Criminalizing justice

Guilty for the crime of demanding a day in court:

The jury, which deliberated for more than two days, rejected a bunch of counts against Ravi, including the hate crime charges involving Clementi’s visitor (who testfied during the trial, identified only as M.B.). Because of this selectivity, one juror told the Trenton Star-Ledger, “You feel like justice has been served.” I don’t. Ravi is scheduled to be sentenced on May 21. In addition to a potentially lengthy prison sentence, he faces the likelihood of deportation to India, where he was born. Reprehensible as his conduct was, he does not deserve either of those punishments. Had Clementi not killed himself a few days after what he dismissively called Ravi’s “five sec peep,” leading to the completely unproven conjecture that Ravi’s spying drove him to suicide (a claim the prosecution never made during the trial), Ravi probably would not have faced criminal charges at all, let alone a possible 10-year sentence. Before the trial the prosecutors offered him a deal that involved no jail time and a chance to avoid deportation, which suggests even they do not believe he should be punished as severely as a violent felon. So in addition to all of the questionable crimes for which Ravi is about to be punished, there is one more: insisting on his right to a trial.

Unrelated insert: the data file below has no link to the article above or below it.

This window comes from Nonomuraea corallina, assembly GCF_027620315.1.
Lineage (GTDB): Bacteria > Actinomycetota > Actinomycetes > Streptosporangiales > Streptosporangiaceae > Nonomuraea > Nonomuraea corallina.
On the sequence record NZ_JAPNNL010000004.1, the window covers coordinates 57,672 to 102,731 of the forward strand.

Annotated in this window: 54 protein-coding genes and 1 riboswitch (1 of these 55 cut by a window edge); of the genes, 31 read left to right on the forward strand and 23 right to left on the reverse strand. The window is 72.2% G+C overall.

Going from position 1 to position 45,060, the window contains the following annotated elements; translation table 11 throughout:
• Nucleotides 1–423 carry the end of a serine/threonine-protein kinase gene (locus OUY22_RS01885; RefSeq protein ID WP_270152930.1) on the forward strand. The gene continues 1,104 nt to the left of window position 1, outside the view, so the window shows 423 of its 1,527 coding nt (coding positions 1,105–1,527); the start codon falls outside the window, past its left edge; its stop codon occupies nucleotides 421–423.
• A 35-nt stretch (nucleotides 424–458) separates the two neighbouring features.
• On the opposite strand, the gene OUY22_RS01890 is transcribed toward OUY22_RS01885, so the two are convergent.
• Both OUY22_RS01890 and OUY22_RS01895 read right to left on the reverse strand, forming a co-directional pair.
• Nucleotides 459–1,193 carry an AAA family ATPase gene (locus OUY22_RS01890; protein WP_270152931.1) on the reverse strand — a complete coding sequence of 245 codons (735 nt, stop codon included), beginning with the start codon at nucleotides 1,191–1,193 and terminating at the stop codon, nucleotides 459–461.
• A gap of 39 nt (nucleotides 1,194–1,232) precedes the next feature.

Setting aside the absurdity of the “bias intimidation” laws and the idea that the jury was capable of correctly reading, post mortem, the late roommate’s thoughts in the absence of any testimonial or documentary evidence, Jacob Sullum is right to note that the main reason Dharun Ravi is facing jail time is because he refused to be served up as the sacrificial victim demanded by the increasingly gay-influenced mainstream media.

While it makes practical sense to offer criminals far lighter sentencing in order to avoid the time and expense of trying them, it is a complete miscarriage of justice. Such a system rapidly devolves into one where even the completely innocent given massive incentive to plea guilty, not only because they avoid the risk of a disproportionate punishment, but also save themselves the expense of defending themselves.